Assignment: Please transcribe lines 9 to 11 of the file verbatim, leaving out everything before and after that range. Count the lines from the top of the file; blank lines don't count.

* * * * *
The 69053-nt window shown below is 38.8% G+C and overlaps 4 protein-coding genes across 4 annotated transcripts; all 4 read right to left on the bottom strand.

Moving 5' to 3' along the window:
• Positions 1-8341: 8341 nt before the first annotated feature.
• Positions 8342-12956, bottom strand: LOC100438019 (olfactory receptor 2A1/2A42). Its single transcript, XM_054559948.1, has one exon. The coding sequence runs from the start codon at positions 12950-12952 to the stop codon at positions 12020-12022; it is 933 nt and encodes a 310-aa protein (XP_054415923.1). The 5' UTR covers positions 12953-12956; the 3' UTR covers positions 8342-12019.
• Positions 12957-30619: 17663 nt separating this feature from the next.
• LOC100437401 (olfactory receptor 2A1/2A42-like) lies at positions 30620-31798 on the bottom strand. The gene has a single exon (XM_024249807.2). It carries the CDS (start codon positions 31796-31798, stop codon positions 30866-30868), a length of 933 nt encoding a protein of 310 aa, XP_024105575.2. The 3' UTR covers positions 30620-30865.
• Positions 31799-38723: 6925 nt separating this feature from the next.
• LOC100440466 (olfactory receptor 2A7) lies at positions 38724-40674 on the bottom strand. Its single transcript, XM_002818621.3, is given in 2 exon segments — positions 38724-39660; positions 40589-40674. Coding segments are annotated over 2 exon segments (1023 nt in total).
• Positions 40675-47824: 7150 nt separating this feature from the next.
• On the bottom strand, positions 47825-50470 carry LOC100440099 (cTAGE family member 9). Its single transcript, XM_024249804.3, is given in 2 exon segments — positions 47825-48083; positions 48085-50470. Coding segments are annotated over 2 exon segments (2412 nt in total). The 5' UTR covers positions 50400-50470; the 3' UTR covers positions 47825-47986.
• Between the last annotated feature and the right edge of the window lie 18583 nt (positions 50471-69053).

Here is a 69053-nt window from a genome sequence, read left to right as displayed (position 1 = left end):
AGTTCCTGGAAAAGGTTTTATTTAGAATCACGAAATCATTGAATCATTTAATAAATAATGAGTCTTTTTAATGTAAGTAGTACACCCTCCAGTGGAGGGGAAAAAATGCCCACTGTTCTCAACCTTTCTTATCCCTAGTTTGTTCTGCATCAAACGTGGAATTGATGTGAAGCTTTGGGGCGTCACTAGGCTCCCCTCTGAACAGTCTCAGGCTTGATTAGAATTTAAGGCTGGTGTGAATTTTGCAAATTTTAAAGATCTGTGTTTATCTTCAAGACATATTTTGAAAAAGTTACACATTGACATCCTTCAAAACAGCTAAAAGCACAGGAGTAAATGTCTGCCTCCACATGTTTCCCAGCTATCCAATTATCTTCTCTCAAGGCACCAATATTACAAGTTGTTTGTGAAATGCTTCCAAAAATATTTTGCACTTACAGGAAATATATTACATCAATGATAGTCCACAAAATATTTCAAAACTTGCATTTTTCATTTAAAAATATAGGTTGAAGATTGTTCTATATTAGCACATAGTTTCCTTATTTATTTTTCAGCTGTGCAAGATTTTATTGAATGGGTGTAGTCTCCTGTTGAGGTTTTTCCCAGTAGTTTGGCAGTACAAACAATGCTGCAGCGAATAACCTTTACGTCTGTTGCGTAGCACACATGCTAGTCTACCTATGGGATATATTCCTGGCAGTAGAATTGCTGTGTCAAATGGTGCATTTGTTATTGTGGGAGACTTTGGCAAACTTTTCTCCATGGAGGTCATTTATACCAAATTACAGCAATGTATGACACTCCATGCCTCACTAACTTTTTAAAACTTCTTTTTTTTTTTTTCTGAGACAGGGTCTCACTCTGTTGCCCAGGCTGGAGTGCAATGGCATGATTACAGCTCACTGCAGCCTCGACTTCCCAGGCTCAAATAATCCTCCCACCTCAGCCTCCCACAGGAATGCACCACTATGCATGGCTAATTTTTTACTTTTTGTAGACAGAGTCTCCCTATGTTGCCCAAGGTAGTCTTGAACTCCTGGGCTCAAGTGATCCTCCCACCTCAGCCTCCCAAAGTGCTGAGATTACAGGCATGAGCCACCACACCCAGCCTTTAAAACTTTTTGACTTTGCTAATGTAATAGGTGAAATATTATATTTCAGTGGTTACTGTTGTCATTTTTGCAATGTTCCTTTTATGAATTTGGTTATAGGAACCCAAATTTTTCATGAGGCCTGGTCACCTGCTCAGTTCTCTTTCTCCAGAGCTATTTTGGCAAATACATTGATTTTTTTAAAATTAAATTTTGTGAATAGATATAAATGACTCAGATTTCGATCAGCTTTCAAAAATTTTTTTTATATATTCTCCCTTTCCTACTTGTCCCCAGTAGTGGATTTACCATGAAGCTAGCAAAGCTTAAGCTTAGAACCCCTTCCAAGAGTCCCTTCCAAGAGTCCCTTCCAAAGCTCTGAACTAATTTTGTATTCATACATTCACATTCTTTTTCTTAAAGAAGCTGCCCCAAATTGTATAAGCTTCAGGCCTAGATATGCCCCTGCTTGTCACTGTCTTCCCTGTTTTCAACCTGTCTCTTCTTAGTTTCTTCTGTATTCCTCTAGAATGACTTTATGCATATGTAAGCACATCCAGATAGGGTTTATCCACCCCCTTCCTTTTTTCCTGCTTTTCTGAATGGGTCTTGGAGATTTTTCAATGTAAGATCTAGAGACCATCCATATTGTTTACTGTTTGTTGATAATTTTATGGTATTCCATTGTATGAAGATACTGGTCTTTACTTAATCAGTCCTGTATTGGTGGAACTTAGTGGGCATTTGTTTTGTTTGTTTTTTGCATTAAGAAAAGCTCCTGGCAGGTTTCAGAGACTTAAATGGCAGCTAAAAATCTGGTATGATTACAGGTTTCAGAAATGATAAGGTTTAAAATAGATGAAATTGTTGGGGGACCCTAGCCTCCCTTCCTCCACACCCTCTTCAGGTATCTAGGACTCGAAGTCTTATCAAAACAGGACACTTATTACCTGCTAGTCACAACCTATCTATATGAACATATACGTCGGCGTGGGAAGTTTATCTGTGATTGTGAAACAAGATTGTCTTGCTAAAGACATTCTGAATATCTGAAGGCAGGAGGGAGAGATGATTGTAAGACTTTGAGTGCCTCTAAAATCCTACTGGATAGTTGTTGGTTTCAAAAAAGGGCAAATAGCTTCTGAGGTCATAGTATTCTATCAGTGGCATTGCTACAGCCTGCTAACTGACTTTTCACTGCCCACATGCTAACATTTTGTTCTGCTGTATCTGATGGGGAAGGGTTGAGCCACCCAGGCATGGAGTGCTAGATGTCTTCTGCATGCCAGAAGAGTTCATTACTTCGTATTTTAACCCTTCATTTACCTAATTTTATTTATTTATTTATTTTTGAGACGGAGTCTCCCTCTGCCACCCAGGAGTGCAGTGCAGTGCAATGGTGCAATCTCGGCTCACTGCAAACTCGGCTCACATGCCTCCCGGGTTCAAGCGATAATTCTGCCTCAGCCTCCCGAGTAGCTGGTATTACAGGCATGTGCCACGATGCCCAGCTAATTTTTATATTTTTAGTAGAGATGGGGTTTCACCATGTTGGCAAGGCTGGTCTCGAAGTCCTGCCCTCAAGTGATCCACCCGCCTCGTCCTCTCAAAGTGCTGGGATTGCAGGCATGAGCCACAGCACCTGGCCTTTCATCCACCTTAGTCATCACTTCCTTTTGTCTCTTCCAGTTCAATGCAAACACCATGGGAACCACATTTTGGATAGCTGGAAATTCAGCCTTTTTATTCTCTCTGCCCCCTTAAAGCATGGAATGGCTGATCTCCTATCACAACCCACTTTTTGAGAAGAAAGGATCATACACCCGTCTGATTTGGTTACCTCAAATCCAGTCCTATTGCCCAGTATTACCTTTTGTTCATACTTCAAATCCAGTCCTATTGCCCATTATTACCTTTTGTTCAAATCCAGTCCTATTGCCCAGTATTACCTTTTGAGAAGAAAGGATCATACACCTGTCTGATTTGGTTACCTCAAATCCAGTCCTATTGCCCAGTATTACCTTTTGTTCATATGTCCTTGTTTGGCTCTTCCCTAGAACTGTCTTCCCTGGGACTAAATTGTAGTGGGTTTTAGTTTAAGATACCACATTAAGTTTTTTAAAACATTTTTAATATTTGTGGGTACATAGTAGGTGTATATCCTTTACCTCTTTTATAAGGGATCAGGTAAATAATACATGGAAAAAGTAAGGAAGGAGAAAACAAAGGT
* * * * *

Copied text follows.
• Positions 40675-47824: 7150 nt separating this feature from the next.
• On the bottom strand, positions 47825-50470 carry LOC100440099 (cTAGE family member 9). Its single transcript, XM_024249804.3, is given in 2 exon segments — positions 47825-48083; positions 48085-50470. Coding segments are annotated over 2 exon segments (2412 nt in total). The 5' UTR covers positions 50400-50470; the 3' UTR covers positions 47825-47986.
• Between the last annotated feature and the right edge of the window lie 18583 nt (positions 50471-69053).